Sit Like a Buddha is pleasantly brief and straightforward. Rinzler covers the why and how of meditation as well as the obstacles and benefits in short chapters outlining what he identifies as ten steps to becoming a regular meditation practitioner. The steps are sensible, from figuring out why you want to do this (intention) to relaxing. The instruction is light rather than pedantic, and sets achievable goals for readers.

Rinzler is in his early 30’s, lives in New York, wears bow ties and stylish glasses, and includes situations like going to bars and fantasizing about attractive people in his writing about Buddhism and mindfulness. He also doesn’t try to separate meditation and mindfulness from Buddhist teachings, as some writers do. So I got what he was saying but as a middle-aged non-Buddhist some of the book felt like it wasn’t addressed to me.

However, near the end of Sit Like a Buddha Rinzler notes, “When I ask you to relax with who you already are, I am asking you to be you. . . . That is the point here. Meditation is just a tool to let you be you: to bring a sense that you are actually good enough, worthy enough, and kind, strong, and smart enough to handle whatever arises.” Which anyone of any age or background could benefit from. I am hopeful that this book will help me make meditation a more established habit and that it will appeal to my family.

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In today’s column I review Lily Brooks-Dalton’s memoir Motorcycles I’ve Loved. Here’s a bit of the beginning:

It’s spring in New England, which means motorcycle engines are roaring back to life after a long winter. I’ve never been on a motorcycle, and I admit to being a little afraid of them, but Lily Brooks-Dalton’s memoir, “Motorcycles I’ve Loved,” helped me see them in a different light.

You can read the rest here, for free. When I checked this morning, my column was one of the rotating front page stories, which is pretty cool! I also read this inspiring piece about a woman who lost her son to PTSD and suicide after he came home from Iraq who has started a nonprofit that helps veterans adopt shelter pets. Reading that made my morning — Jo-Ann Clark is an amazing woman, to turn a personal tragedy into hope for others.

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I feel like a bit of a Scrooge when I don’t love a book someone else has recommended to me as wonderful, and even more so when the rest of the book world has mostly raved about it too. Recently I felt that way about All the Light We Cannot See. It’s been a tough winter around here and I’ve been in a slight reading funk — several books I thought I’d like I didn’t even try getting through. But Mr. Mac and Me by Esther Freud was one I was sure I’d like, based on a library colleague’s hearty endorsement in a book chat session, so I stuck it out. It’s a novel featuring a real historical figure, Charles Rennie Mackintosh, over the course of several months in 1914. The novel’s narrator is Thomas Maggs, only surviving son of a pub owner who drinks too much. He’s got a lame foot and his mother wants him in school, since his foot will prevent him going to sea like so many other local boys.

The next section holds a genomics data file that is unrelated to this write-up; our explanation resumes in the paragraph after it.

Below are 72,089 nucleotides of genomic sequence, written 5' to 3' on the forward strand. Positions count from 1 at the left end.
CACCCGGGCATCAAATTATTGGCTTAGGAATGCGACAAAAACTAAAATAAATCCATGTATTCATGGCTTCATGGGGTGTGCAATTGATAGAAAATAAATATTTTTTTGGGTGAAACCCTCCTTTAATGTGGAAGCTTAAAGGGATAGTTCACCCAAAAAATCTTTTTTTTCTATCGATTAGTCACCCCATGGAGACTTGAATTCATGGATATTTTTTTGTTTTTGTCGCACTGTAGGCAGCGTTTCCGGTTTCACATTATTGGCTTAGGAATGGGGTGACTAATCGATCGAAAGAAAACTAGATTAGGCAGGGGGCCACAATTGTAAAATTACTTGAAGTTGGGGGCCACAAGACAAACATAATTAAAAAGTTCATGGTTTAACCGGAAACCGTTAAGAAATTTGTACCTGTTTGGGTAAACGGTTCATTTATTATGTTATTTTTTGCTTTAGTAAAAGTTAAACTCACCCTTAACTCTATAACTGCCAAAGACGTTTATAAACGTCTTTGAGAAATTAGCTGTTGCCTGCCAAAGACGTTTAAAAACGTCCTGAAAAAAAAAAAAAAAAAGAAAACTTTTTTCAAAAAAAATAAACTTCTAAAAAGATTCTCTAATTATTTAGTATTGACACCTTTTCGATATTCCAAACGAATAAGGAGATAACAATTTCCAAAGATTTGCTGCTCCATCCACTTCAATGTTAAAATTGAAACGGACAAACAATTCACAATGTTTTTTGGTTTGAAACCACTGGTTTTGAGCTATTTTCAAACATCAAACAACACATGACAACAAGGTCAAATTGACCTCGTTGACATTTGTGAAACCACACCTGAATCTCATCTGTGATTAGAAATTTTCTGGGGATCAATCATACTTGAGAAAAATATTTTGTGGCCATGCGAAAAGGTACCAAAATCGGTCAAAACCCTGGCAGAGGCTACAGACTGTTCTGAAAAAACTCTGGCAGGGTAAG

There are some interesting things going on here — the real story of Mackintosh’s life, told as the boy learns it himself; the friendship between the misfit boy and the misunderstood artist, and the war with Germany creating paranoia and xenophobia in a small village on the Suffolk coast. Freud brings the atmosphere to life, as well as the country and seaside. That said, most of the characters just weren’t compelling enough for me to care what happened to them. Thomas’s family seemed like characters I’ve seen before — the tragically drunken father, the abused but long-suffering mother who protects the kids, one sister who goes into service and another who pines after her fiancee, presumed lost at sea. But doesn’t pine so much as to not get up to a little recreational fun with the soldiers billeted in the pub. Even Mackintosh and his wife, true though their story may be, seemed to be typecast in the midst of all this — foreigners (even though they’re only from Scotland) suspected of spying, the brilliant man whose rejection bruises his ego to the point of impacting his ability to work, the wife who carries him through.

My immediate reaction to the ending was to dislike it strongly. On reflection, half a day later, I still think it was rushed and unbelievable, but at least it felt fresh and new compared to the rest of the book. And yet — for some reason I spent my rare spare time with this book for several nights, and stayed with it through the end. Freud’s writing drew me on somehow.

Did you read this book? Did you like it more than I did? Leave a comment and tell me what I’ve missed.